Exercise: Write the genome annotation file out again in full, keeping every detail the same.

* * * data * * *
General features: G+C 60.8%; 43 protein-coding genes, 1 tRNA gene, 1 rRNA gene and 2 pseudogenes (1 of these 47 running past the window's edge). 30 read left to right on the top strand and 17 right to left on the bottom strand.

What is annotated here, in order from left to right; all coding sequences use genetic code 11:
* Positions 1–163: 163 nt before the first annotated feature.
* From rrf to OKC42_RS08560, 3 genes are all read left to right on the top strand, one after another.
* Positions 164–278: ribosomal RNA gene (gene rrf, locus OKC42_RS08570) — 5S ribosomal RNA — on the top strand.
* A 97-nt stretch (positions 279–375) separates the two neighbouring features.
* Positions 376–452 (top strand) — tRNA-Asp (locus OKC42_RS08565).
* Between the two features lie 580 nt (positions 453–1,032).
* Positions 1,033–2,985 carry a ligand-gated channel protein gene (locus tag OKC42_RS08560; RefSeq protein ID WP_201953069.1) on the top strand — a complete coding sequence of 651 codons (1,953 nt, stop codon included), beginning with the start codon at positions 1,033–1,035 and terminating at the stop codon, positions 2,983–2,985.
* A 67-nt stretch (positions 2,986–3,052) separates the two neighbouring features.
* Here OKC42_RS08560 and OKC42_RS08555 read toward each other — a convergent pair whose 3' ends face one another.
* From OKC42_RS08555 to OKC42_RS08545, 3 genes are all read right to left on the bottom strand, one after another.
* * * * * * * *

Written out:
General features: G+C 60.8%; 43 protein-coding genes, 1 tRNA gene, 1 rRNA gene and 2 pseudogenes (1 of these 47 running past the window's edge). 30 read left to right on the top strand and 17 right to left on the bottom strand.

What is annotated here, in order from left to right; all coding sequences use genetic code 11:
* Positions 1–163: 163 nt before the first annotated feature.
* From rrf to OKC42_RS08560, 3 genes are all read left to right on the top strand, one after another.
* Positions 164–278: ribosomal RNA gene (gene rrf, locus OKC42_RS08570) — 5S ribosomal RNA — on the top strand.
* A 97-nt stretch (positions 279–375) separates the two neighbouring features.
* Positions 376–452 (top strand) — tRNA-Asp (locus OKC42_RS08565).
* Between the two features lie 580 nt (positions 453–1,032).
* Positions 1,033–2,985 carry a ligand-gated channel protein gene (locus tag OKC42_RS08560; RefSeq protein ID WP_201953069.1) on the top strand — a complete coding sequence of 651 codons (1,953 nt, stop codon included), beginning with the start codon at positions 1,033–1,035 and terminating at the stop codon, positions 2,983–2,985.
* A 67-nt stretch (positions 2,986–3,052) separates the two neighbouring features.
* Here OKC42_RS08560 and OKC42_RS08555 read toward each other — a convergent pair whose 3' ends face one another.
* From OKC42_RS08555 to OKC42_RS08545, 3 genes are all read right to left on the bottom strand, one after another.